Nancy At Ninety: A Retrospective of Form and Color

By Elsabé Johnson Dixon on February 26, 2019

 

Conversation II, 2009. Courtesy American University Museum at the Katzen Arts Center.

The majority of Nancy Frankel’s work in the show now at the AU Museum, Nancy at Ninety, are small and medium sized abstract forms on pedestals. This exhibit, curated by Claudia Rousseau, looks back over seven decades of Frankel’s work, and includes drawings and tempera painting on paper such as Passages, 2003, as well as larger freestanding sculptures. Rousseau describes Frankel’s work as “having a youthful spirit of invention, something akin to improvisation in music”. Frankel’s use of materials and subject alone holds its own history of post WW II abstraction and applied design from the 1930’s to the present day, and Frankel seems to touch on it all as a musician plays notes in variation.

Frankel, who was born in 1929, said during an interview that her work of the decades prior to the 1970s was almost “invisible” until she attended the 1972 Conference for Women in the Visual Arts, which was held at the Corcoran in DC*. This conference, allowed Nancy to submit images of her work to key slide registries at a time when there seemed to be a preferential slide registry favoring men. It was Frankel’s encounters with women leading to the 1972 Conference for Women in the Visual Arts , such as Cynthia Ann Bickley Green, Rosemary Wright, and Barbara Frank who – through lectures and late evening slide registrations – showed the women artists of DC “how” to participate in professional registries where their work would be seen by most curators. [1] The Corcoran was prompted to host the conference event after an outcry against no representation of women artists in the 1971 Biennial Exhibition. This first groundbreaking 1972 Conference for Women in the Visual Arts at the Corcoran had a further profound effect on Frankel’s sense of self-awareness as a woman artist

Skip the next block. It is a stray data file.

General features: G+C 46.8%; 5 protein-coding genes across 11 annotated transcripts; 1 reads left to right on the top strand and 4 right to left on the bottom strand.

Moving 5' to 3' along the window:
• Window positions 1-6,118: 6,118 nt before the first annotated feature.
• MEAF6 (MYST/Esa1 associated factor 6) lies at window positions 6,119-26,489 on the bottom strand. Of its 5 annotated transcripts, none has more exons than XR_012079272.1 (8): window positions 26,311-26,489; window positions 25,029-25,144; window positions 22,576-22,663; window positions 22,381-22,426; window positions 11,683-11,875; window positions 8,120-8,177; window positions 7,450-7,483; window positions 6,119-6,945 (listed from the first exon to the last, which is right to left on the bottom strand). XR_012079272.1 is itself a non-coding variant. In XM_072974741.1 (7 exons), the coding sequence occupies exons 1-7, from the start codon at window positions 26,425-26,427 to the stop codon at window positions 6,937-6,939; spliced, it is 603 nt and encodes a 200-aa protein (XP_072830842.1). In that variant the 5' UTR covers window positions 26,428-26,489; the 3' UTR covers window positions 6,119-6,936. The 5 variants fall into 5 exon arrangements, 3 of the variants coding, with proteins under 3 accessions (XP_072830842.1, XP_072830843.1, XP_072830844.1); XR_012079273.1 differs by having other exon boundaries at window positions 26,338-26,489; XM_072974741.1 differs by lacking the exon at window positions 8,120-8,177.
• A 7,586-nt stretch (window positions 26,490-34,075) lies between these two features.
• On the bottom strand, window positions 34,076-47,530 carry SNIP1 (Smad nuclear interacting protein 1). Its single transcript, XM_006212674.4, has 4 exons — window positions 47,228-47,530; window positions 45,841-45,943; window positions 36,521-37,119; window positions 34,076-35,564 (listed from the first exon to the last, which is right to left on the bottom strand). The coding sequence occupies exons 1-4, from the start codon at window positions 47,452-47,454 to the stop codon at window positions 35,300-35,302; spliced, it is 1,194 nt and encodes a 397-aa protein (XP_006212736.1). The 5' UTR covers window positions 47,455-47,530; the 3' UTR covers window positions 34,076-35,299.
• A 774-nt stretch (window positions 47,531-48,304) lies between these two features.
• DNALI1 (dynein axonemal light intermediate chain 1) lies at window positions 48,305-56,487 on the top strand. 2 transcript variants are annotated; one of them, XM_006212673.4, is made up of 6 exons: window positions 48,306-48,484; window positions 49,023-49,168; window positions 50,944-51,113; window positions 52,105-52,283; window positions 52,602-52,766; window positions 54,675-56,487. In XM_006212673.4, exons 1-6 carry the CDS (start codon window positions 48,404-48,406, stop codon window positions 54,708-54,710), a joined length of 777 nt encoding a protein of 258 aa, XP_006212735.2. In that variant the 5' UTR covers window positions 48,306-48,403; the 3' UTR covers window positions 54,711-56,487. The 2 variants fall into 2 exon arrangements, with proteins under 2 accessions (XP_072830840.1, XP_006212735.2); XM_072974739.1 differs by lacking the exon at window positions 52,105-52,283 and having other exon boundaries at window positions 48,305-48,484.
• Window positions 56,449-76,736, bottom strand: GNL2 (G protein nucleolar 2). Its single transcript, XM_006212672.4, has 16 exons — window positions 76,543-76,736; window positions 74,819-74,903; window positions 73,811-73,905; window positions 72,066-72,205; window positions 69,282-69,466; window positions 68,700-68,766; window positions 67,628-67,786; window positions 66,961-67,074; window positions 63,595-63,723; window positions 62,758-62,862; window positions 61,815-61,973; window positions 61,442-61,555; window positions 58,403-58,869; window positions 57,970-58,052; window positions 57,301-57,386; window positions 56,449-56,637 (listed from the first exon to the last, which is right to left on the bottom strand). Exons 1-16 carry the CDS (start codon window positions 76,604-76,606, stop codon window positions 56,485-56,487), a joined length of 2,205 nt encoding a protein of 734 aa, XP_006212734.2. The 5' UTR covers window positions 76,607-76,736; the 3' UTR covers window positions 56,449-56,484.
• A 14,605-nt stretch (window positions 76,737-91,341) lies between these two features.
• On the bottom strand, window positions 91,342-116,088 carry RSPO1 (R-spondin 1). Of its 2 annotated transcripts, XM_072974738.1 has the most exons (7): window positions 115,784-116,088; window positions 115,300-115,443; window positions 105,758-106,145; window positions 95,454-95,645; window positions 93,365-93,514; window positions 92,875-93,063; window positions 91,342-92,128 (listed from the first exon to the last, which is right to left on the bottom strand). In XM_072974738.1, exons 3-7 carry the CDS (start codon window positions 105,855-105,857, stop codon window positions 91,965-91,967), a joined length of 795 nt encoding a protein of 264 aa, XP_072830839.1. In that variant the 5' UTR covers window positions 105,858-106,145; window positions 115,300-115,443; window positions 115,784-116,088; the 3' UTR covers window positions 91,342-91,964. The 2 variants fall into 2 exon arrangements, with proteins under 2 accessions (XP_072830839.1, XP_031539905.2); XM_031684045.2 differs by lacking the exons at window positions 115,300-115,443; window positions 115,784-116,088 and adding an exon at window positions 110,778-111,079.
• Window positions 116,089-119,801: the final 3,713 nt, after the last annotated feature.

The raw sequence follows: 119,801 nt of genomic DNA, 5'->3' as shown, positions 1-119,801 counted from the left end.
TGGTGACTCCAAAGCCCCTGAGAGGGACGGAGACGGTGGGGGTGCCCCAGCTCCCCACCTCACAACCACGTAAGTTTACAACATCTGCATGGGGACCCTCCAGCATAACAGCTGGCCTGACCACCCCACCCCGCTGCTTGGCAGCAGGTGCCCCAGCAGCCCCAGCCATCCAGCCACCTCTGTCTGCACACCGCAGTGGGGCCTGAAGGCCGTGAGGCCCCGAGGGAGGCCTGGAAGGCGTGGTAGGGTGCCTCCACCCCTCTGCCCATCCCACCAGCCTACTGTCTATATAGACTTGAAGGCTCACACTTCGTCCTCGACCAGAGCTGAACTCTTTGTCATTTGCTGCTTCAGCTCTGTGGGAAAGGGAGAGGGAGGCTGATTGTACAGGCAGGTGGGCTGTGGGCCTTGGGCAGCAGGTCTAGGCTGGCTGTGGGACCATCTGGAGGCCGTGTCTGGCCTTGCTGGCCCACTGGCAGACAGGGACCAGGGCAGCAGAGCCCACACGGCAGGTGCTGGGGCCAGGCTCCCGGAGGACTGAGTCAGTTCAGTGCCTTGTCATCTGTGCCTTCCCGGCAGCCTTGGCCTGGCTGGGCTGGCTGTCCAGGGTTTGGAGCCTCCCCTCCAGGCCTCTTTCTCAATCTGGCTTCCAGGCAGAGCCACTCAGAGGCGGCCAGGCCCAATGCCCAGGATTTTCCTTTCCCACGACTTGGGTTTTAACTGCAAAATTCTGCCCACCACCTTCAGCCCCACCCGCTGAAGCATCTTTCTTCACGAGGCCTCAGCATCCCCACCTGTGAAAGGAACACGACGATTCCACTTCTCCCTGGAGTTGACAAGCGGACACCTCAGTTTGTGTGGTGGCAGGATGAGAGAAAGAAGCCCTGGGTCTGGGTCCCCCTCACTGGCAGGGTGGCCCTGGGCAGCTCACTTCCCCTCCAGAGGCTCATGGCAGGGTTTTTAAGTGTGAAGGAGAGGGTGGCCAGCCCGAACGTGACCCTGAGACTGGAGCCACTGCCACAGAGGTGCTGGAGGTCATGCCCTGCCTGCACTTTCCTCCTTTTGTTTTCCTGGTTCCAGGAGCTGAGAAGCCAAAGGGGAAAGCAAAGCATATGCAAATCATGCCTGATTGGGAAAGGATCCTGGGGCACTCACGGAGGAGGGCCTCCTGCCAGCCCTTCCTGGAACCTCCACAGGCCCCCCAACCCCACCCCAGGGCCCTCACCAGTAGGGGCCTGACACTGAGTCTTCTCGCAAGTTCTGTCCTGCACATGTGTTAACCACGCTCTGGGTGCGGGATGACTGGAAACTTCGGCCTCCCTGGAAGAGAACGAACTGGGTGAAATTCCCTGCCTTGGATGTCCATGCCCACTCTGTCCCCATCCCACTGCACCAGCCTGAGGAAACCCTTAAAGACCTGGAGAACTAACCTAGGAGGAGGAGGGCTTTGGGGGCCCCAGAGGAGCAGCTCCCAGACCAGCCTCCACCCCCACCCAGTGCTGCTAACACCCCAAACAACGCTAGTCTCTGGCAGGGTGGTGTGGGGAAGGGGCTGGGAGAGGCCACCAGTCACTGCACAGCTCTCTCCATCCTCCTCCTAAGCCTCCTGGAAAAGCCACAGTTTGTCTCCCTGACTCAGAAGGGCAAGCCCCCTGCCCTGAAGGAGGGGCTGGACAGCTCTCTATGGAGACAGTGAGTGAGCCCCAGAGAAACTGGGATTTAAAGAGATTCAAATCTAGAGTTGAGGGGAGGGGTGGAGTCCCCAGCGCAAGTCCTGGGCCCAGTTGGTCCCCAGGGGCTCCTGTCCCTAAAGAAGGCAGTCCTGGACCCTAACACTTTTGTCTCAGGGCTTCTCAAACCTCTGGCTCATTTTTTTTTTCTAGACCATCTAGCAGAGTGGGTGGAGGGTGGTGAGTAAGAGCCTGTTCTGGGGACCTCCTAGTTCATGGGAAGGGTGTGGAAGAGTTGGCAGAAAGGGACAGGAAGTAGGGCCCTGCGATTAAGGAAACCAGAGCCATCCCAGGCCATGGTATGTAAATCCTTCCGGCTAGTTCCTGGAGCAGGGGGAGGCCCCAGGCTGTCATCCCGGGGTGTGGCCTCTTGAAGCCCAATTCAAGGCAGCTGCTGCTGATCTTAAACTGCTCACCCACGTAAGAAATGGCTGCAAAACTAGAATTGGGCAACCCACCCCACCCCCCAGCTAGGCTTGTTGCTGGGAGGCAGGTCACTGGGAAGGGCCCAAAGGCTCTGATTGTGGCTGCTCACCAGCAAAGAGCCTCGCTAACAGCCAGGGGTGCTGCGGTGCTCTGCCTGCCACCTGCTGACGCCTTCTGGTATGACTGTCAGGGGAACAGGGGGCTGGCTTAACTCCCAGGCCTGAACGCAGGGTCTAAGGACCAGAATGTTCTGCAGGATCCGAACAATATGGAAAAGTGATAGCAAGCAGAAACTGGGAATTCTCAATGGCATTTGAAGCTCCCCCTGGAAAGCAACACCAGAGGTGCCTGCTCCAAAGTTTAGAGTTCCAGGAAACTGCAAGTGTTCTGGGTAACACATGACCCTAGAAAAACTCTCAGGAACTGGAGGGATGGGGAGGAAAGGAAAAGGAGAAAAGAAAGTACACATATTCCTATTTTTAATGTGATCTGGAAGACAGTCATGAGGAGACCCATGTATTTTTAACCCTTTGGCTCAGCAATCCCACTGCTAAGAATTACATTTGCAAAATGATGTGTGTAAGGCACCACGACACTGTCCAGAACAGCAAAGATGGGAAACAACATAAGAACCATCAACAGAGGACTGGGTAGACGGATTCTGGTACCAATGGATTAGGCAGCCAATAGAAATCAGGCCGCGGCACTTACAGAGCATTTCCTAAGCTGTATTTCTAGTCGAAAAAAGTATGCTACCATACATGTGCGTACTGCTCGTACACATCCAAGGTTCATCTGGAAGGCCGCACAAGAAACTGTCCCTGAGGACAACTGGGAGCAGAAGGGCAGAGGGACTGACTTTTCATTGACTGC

Suspension, 1978. Courtesy American University Museum at the Katzen Arts Center.

Her practice as artist however never leaned toward “feminine” subjects or materials but instead, was part of a broader dialogue in the visual arts about abstraction. Looking at Frankel’s work in this exhibition one cannot help but see a familiar late modern and post WW II visual vocabulary and methodology incorporated in what she calls her “organic geometric” sculptures. The work on view reflects the traits found in cubist works by artists such as Jacques Lipshitz (1891-1973), who used solid geometrical shapes to depict suggestions of the human form, and Julio Gonzalez (1976-1942) whose work is more open and spatially airy geometric iron and steel structures. Frankel often uses color in her abstracts that could have belonged to the Purist artist Fernand Leger (1881-1955). Naum Gabo (1890-1977) was one of the first artists to use the industrial material of “Perspex “or Plexiglas which is evident in Frankel’s construction of her work Suspension, 1978 – a year after Gabo passed away. Frankel worked during the same time as the De Stijl artist Piet Mondrian (1872-1944) and designer Gerrit Rietveldt (1888-1964) and her works reflect her deep connection to the design principles of the Bauhaus and its geometric and arithmetic proportions. When looking at the Untitled work by Frankel in wood and brass (1956) inspired by African art, one cannot help but wonder about its connection also to the elongated form of Constantine Brancusi’s Bird in Space, 1928. David Smith (1906 -1965) created his Cubi series in the early 1960’s which consisted of polished stainless steel geometric forms that he burnished in a very distinct way with steel wool. This burnishing action produced a very particular matte-reflective effect that drew attention to the sculptural surface. This exact burnishing technique can be found on Nancy Frankel’s Three’s Company, 2011; Clarity, 2010; and Impromptu, 2010. Using the visual abstract vocabulary of modernism and the 1960’s experimentation techniques in regards to her materials – wood, steel, stone, ceramics – Nancy Frankel’s work reflects the world she experienced, living in New York City, Munich, Germany, and then Washington DC.